Document Detail

Age estimation of bloodstains: A preliminary report based on aspartic acid racemization rate.
MedLine Citation:
PMID:  21658870     Owner:  NLM     Status:  Publisher    
This study describes an innovative application of a well-established method of age determination. The conventional method of aspartic acid racemization (AAR) is based on estimation of the d-l-aspartic acid ratio in slow turnover tissues, such as tooth tissue, to reflect the age of an individual. This method has been recently applied to age estimation in forensic investigations, and is also widely used for archeological dating of fossils. We suggest that the aspartic acid racemization method could be applied to a significant, although unresolved, forensic issue: that of bloodstain dating. Standard kinetic experiments were used to describe the characteristics of the racemization reaction in bloodstains, which were then employed to estimate the age of various samples. The soluble protein fraction of a bloodstain produced a stronger correlation between elapsed time and d-aspartic acid content than total amino acid fractions. According to our preliminary results, the time lapse after the creation of a bloodstain can be determined ex vivo by measuring the extent of aspartic acid racemization. Our analysis highlights the need for further study into the preservation and composition of bloodstains to assist in further development of this pioneering application.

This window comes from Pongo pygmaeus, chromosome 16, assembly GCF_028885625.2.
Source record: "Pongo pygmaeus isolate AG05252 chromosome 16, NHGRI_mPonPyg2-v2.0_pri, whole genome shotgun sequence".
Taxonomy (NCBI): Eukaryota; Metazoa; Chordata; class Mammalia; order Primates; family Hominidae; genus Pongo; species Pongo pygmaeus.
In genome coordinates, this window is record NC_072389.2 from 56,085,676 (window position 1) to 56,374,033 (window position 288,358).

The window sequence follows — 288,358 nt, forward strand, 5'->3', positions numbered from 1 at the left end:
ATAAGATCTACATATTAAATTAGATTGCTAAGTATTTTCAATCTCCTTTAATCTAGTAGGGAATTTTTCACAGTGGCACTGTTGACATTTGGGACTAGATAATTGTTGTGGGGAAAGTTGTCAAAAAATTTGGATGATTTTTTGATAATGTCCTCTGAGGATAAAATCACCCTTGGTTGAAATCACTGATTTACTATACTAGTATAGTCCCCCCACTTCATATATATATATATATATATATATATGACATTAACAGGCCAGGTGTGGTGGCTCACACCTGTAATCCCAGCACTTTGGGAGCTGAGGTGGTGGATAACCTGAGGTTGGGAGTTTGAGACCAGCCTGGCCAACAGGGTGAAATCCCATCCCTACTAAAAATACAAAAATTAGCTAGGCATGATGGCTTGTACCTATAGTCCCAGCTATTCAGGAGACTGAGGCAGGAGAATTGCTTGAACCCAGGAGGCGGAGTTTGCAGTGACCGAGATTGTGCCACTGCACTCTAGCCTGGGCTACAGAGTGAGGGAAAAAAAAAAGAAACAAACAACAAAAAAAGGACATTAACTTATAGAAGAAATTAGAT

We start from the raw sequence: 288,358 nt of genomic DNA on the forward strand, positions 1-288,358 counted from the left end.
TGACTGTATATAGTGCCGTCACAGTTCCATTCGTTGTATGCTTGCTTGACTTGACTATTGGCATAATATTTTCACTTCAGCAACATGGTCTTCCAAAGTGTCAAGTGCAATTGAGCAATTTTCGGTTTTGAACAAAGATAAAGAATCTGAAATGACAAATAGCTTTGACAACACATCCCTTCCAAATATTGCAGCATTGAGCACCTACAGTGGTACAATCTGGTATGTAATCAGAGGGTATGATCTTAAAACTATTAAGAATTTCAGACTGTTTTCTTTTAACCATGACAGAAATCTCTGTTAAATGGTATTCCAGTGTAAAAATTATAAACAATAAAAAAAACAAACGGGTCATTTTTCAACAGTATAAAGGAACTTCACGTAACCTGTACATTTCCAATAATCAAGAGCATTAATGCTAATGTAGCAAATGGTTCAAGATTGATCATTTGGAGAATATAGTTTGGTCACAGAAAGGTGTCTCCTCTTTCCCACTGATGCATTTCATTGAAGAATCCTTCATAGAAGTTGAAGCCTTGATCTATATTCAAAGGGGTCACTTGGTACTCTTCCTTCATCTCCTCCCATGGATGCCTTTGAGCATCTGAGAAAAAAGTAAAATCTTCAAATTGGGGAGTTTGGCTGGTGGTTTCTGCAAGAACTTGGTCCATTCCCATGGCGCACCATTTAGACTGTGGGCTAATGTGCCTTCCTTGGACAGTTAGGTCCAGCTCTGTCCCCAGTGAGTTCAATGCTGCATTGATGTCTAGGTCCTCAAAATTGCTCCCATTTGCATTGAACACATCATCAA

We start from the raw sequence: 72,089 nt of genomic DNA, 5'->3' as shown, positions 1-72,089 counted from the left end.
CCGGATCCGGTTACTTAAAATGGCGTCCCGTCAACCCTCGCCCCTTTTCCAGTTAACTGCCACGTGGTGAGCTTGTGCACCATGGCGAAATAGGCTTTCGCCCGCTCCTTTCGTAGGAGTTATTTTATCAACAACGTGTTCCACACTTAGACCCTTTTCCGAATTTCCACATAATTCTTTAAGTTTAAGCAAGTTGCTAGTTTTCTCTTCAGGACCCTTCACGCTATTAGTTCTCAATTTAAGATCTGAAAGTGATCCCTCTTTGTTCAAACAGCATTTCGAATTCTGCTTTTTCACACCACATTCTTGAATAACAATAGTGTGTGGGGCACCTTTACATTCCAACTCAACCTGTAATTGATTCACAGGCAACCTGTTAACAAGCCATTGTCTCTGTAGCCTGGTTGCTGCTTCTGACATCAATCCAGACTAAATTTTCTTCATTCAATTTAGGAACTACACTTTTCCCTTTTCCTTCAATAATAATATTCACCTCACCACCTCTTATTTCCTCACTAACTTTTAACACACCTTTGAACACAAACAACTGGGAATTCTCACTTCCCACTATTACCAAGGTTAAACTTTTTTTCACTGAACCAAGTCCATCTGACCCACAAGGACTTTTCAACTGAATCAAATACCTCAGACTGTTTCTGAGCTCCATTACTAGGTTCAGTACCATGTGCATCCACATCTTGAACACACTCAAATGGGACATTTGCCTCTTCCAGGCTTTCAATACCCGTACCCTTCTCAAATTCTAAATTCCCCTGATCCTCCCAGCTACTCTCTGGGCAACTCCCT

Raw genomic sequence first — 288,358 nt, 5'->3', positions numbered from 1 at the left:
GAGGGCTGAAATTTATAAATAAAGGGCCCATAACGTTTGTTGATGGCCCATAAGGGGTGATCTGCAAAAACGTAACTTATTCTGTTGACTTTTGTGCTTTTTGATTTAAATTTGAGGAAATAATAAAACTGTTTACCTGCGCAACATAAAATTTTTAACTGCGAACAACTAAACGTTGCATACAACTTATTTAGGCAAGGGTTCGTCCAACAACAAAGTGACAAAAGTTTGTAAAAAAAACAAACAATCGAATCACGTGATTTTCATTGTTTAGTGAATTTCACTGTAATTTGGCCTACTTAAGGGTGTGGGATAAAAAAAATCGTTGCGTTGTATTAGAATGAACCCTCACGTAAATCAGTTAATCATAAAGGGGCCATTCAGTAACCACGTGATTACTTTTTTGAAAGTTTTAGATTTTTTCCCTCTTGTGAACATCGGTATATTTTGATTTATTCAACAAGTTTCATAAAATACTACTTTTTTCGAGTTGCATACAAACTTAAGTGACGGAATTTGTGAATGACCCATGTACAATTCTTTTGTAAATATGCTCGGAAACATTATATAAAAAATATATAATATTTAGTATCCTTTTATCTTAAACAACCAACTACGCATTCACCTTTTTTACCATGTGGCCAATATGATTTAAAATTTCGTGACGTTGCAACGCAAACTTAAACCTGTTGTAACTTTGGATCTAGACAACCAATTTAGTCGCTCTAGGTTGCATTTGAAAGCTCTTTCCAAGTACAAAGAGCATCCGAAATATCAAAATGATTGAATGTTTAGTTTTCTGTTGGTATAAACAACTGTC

Szilvia Arany; Susumu Ohtani
Publication Detail:
Type:  JOURNAL ARTICLE     Date:  2011-6-7
Journal Detail:
Title:  Forensic science international     Volume:  -     ISSN:  1872-6283     ISO Abbreviation:  -     Publication Date:  2011 Jun 
Date Detail:
Created Date:  2011-6-10     Completed Date:  -     Revised Date:  -    
Medline Journal Info:
Nlm Unique ID:  7902034     Medline TA:  Forensic Sci Int     Country:  -    
Other Details:
Languages:  ENG     Pagination:  -     Citation Subset:  -    
Copyright Information:
Copyright © 2011. Published by Elsevier Ireland Ltd.
Center for Oral Biology, AAB Institute of Biomedical Sciences, University of Rochester, 601 Elmwood Avenue, Box 611, Rochester, NY 14642, USA.
Export Citation:
APA/MLA Format     Download EndNote     Download BibTex
MeSH Terms

From MEDLINE®/PubMed®, a database of the U.S. National Library of Medicine

Previous Document:  Laboratory markers of perinatal acidosis are poor predictors of neurodevelopmental impairment in ver...
Next Document:  Methods for the enhancement of fingermarks in blood.